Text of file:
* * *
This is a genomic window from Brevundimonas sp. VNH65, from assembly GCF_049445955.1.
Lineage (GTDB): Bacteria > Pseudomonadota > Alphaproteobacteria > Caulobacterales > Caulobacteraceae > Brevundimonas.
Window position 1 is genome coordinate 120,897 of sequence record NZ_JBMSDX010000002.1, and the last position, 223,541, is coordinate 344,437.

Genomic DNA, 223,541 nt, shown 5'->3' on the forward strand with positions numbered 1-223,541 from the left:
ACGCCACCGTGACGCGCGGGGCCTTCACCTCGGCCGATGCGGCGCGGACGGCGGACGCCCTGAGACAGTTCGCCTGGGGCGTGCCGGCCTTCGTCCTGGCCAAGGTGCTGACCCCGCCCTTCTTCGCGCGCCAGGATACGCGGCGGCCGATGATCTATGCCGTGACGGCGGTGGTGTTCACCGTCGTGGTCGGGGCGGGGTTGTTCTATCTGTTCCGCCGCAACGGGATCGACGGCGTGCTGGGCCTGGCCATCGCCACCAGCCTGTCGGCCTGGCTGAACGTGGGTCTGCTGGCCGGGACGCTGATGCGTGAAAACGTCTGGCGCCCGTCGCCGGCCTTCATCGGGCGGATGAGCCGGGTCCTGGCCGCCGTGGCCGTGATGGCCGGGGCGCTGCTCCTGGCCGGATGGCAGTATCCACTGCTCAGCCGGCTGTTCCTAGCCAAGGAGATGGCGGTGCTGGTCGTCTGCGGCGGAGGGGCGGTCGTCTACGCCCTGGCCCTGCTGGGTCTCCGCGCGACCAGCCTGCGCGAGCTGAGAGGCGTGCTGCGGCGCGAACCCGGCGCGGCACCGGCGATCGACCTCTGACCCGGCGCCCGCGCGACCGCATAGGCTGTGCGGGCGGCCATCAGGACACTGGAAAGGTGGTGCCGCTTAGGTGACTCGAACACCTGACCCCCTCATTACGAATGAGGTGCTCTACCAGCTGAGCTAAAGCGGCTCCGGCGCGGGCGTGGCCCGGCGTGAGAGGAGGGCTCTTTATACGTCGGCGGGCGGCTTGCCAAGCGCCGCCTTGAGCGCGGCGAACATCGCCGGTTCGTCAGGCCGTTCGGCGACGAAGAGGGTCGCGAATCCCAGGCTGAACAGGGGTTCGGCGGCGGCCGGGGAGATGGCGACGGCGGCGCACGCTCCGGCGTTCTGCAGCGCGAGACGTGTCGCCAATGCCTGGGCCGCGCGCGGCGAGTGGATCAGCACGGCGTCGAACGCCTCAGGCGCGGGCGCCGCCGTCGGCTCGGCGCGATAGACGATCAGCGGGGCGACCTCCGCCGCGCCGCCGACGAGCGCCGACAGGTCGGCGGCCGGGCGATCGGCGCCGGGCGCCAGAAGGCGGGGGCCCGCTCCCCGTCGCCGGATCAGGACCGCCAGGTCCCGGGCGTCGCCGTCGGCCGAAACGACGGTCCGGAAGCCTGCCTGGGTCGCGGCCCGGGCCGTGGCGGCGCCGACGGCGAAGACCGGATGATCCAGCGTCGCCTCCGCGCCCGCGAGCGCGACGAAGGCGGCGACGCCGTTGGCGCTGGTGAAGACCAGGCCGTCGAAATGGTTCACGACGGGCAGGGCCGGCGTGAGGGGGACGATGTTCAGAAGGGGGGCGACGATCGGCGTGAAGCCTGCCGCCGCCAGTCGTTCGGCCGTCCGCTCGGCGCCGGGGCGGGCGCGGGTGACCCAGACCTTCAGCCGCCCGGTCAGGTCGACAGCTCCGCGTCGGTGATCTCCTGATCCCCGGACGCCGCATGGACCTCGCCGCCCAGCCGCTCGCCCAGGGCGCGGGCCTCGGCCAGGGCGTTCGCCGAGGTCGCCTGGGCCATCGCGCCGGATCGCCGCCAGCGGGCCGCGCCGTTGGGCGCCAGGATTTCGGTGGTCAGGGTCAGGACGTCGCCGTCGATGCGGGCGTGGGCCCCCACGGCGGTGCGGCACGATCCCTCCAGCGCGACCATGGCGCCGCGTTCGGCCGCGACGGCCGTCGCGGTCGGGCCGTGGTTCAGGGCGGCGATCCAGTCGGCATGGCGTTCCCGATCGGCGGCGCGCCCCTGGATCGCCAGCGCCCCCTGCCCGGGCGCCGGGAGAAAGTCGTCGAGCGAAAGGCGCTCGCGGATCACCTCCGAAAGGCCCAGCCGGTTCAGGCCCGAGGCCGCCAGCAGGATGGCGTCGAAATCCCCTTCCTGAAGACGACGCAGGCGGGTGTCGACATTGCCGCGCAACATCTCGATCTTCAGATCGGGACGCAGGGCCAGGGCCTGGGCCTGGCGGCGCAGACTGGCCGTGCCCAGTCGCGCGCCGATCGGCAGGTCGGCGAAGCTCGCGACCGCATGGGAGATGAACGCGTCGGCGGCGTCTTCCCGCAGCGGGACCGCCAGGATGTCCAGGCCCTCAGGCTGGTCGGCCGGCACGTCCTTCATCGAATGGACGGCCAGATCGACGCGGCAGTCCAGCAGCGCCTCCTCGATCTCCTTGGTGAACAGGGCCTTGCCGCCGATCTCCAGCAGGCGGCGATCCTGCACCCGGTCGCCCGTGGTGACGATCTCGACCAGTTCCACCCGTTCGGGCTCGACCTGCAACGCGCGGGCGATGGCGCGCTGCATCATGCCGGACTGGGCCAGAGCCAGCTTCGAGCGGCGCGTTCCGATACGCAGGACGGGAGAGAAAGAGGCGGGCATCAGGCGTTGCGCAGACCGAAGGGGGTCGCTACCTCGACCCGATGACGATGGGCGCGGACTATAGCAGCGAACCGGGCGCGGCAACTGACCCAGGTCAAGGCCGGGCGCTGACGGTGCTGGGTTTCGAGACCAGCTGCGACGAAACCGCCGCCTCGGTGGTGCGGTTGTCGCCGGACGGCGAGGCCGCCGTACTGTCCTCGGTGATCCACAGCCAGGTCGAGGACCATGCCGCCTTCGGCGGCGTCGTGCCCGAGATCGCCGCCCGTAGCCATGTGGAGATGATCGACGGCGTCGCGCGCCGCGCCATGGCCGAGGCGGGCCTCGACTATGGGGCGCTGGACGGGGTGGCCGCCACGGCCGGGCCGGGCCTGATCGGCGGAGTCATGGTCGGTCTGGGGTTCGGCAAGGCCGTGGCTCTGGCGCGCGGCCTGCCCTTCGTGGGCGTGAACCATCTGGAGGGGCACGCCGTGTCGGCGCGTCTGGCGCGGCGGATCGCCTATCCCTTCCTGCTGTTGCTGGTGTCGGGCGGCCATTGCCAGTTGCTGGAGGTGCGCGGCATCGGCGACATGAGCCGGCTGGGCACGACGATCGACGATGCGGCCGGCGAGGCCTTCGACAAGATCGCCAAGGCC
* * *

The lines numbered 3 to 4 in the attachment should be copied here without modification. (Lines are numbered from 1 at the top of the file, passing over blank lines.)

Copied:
Window position 1 is genome coordinate 120,897 of sequence record NZ_JBMSDX010000002.1, and the last position, 223,541, is coordinate 344,437.

Genomic DNA, 223,541 nt, shown 5'->3' on the forward strand with positions numbered 1-223,541 from the left: